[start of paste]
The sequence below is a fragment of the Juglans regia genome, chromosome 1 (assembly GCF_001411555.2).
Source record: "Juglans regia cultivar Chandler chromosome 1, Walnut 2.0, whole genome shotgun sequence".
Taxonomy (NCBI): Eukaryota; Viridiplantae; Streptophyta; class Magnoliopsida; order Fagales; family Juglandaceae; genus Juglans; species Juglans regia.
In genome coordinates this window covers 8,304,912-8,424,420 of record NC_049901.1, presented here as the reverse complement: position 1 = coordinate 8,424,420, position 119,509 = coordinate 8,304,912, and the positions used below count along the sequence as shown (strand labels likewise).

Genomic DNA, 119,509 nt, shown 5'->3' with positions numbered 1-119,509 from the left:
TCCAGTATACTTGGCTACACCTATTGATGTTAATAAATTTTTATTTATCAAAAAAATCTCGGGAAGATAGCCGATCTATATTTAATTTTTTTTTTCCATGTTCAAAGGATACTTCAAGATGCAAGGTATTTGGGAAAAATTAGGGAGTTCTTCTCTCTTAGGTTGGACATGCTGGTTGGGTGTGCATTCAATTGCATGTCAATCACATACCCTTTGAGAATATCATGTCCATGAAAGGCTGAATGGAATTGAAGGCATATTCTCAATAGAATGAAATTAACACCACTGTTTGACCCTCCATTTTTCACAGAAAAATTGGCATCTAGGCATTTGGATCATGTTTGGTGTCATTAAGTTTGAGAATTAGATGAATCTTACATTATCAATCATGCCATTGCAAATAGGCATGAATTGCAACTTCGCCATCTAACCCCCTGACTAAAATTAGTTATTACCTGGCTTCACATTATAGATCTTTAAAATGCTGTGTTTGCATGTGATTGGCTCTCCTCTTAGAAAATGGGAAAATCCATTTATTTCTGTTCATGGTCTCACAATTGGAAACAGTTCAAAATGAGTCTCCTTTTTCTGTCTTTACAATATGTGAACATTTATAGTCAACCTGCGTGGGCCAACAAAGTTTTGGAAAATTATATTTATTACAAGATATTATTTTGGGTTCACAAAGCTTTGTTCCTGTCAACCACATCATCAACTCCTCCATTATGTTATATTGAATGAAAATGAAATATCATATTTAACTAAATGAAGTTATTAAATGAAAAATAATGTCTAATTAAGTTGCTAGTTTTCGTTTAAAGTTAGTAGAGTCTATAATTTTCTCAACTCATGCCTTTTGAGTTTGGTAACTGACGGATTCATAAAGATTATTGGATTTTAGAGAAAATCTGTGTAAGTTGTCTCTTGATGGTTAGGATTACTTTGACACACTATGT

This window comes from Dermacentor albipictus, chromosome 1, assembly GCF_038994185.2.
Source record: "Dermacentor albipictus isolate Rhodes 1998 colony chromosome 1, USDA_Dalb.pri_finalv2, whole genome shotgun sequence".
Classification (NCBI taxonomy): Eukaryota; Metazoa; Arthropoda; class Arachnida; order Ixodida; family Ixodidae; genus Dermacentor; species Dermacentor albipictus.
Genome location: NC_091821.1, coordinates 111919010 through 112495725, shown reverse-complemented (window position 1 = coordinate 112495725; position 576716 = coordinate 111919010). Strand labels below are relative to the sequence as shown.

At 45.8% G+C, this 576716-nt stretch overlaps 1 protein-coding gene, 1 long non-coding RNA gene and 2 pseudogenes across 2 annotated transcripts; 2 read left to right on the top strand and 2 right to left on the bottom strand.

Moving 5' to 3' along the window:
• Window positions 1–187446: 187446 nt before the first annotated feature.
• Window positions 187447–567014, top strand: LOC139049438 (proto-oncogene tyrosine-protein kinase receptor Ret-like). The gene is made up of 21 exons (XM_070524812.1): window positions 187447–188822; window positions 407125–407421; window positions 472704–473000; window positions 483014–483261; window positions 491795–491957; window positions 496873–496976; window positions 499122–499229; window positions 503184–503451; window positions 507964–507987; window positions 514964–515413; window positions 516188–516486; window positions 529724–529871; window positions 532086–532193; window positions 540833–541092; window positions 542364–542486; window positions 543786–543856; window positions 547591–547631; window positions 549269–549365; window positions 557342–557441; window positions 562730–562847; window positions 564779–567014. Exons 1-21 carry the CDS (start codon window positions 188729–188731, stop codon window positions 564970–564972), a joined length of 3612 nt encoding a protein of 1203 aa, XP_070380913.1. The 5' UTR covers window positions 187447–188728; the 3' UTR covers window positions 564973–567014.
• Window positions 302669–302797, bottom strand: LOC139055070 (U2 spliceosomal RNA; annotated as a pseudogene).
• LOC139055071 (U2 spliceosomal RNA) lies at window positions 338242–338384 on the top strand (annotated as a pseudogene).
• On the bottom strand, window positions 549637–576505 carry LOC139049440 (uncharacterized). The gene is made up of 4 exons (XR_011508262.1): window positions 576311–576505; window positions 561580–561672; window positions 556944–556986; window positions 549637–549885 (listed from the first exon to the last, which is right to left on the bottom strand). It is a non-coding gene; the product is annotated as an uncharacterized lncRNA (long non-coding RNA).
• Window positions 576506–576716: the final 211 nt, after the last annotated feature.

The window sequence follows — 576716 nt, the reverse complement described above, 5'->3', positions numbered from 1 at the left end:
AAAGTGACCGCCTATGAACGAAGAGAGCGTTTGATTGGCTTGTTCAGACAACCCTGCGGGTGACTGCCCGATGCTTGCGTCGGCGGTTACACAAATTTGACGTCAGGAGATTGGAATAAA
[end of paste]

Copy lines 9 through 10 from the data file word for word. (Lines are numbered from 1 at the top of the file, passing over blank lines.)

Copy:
Classification (NCBI taxonomy): Eukaryota; Metazoa; Arthropoda; class Arachnida; order Ixodida; family Ixodidae; genus Dermacentor; species Dermacentor albipictus.
Genome location: NC_091821.1, coordinates 111919010 through 112495725, shown reverse-complemented (window position 1 = coordinate 112495725; position 576716 = coordinate 111919010). Strand labels below are relative to the sequence as shown.